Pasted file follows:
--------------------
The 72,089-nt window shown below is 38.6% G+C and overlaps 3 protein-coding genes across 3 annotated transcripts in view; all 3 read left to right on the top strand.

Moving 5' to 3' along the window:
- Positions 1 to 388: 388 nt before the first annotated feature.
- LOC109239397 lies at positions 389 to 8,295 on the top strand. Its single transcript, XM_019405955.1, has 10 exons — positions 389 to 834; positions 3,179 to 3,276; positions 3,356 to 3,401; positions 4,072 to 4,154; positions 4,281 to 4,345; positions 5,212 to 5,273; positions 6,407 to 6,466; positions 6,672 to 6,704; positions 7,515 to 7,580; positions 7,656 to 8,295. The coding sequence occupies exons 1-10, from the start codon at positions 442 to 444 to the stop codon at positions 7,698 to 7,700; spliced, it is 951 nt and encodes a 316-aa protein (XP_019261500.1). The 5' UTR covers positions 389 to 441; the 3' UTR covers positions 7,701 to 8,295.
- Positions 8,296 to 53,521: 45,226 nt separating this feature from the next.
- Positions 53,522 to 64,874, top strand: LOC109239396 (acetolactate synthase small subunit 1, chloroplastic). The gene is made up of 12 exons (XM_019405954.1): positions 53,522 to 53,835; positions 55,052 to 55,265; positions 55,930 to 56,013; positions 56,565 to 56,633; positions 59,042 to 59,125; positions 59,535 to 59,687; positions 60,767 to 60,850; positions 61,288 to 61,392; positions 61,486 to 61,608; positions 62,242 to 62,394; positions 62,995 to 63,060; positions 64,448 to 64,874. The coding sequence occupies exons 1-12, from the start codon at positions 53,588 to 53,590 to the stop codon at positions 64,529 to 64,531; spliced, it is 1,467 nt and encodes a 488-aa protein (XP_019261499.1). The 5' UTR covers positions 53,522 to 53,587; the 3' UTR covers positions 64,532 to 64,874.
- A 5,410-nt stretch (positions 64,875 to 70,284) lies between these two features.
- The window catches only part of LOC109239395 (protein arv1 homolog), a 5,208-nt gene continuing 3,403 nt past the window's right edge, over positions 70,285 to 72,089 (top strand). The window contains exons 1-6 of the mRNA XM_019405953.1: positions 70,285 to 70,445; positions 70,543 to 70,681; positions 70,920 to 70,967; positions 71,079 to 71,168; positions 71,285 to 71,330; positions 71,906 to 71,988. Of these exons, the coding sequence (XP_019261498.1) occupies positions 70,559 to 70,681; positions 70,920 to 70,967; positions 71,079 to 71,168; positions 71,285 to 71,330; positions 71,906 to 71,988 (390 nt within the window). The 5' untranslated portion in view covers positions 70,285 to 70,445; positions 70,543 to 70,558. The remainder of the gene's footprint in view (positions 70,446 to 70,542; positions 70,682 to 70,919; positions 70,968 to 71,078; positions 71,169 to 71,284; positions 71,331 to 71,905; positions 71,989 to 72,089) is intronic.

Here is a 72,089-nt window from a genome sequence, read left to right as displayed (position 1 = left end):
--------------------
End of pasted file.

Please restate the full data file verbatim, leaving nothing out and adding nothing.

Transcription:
The 72,089-nt window shown below is 38.6% G+C and overlaps 3 protein-coding genes across 3 annotated transcripts in view; all 3 read left to right on the top strand.

Moving 5' to 3' along the window:
- Positions 1 to 388: 388 nt before the first annotated feature.
- LOC109239397 lies at positions 389 to 8,295 on the top strand. Its single transcript, XM_019405955.1, has 10 exons — positions 389 to 834; positions 3,179 to 3,276; positions 3,356 to 3,401; positions 4,072 to 4,154; positions 4,281 to 4,345; positions 5,212 to 5,273; positions 6,407 to 6,466; positions 6,672 to 6,704; positions 7,515 to 7,580; positions 7,656 to 8,295. The coding sequence occupies exons 1-10, from the start codon at positions 442 to 444 to the stop codon at positions 7,698 to 7,700; spliced, it is 951 nt and encodes a 316-aa protein (XP_019261500.1). The 5' UTR covers positions 389 to 441; the 3' UTR covers positions 7,701 to 8,295.
- Positions 8,296 to 53,521: 45,226 nt separating this feature from the next.
- Positions 53,522 to 64,874, top strand: LOC109239396 (acetolactate synthase small subunit 1, chloroplastic). The gene is made up of 12 exons (XM_019405954.1): positions 53,522 to 53,835; positions 55,052 to 55,265; positions 55,930 to 56,013; positions 56,565 to 56,633; positions 59,042 to 59,125; positions 59,535 to 59,687; positions 60,767 to 60,850; positions 61,288 to 61,392; positions 61,486 to 61,608; positions 62,242 to 62,394; positions 62,995 to 63,060; positions 64,448 to 64,874. The coding sequence occupies exons 1-12, from the start codon at positions 53,588 to 53,590 to the stop codon at positions 64,529 to 64,531; spliced, it is 1,467 nt and encodes a 488-aa protein (XP_019261499.1). The 5' UTR covers positions 53,522 to 53,587; the 3' UTR covers positions 64,532 to 64,874.
- A 5,410-nt stretch (positions 64,875 to 70,284) lies between these two features.
- The window catches only part of LOC109239395 (protein arv1 homolog), a 5,208-nt gene continuing 3,403 nt past the window's right edge, over positions 70,285 to 72,089 (top strand). The window contains exons 1-6 of the mRNA XM_019405953.1: positions 70,285 to 70,445; positions 70,543 to 70,681; positions 70,920 to 70,967; positions 71,079 to 71,168; positions 71,285 to 71,330; positions 71,906 to 71,988. Of these exons, the coding sequence (XP_019261498.1) occupies positions 70,559 to 70,681; positions 70,920 to 70,967; positions 71,079 to 71,168; positions 71,285 to 71,330; positions 71,906 to 71,988 (390 nt within the window). The 5' untranslated portion in view covers positions 70,285 to 70,445; positions 70,543 to 70,558. The remainder of the gene's footprint in view (positions 70,446 to 70,542; positions 70,682 to 70,919; positions 70,968 to 71,078; positions 71,169 to 71,284; positions 71,331 to 71,905; positions 71,989 to 72,089) is intronic.

Here is a 72,089-nt window from a genome sequence, read left to right as displayed (position 1 = left end):